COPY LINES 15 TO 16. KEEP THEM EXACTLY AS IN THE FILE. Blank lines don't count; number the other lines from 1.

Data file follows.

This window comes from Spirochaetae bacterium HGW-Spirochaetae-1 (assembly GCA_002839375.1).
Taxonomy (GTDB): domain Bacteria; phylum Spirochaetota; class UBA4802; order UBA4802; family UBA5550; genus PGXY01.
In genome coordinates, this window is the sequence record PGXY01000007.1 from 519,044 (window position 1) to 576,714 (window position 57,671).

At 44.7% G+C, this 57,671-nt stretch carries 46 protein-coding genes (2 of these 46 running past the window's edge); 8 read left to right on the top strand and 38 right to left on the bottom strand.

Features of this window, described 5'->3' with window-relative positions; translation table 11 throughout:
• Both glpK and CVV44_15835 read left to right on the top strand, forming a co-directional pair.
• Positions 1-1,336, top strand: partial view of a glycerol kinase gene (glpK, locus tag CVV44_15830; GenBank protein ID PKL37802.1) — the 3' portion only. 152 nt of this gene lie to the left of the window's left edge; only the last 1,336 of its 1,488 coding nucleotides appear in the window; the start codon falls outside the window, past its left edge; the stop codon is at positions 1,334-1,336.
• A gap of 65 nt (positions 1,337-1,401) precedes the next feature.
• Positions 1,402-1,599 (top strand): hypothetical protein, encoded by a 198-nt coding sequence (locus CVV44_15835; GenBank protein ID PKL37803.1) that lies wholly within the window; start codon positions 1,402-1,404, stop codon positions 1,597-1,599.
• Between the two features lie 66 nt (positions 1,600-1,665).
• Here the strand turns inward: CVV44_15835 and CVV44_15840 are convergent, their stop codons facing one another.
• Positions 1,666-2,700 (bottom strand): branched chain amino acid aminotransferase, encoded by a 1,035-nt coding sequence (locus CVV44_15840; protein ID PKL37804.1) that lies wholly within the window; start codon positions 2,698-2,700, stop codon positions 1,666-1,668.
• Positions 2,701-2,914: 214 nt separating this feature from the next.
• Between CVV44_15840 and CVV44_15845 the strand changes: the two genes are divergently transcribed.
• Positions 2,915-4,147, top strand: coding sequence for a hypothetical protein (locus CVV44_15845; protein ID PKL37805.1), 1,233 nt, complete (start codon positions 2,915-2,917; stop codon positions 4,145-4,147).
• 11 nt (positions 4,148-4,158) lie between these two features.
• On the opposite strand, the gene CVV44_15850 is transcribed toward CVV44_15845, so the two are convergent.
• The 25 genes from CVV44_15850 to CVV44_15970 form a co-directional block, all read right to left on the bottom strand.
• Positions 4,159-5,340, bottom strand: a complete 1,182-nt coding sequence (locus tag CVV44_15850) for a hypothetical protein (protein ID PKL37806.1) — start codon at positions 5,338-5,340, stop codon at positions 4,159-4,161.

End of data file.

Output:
• Positions 2,915-4,147, top strand: coding sequence for a hypothetical protein (locus CVV44_15845; protein ID PKL37805.1), 1,233 nt, complete (start codon positions 2,915-2,917; stop codon positions 4,145-4,147).
• 11 nt (positions 4,148-4,158) lie between these two features.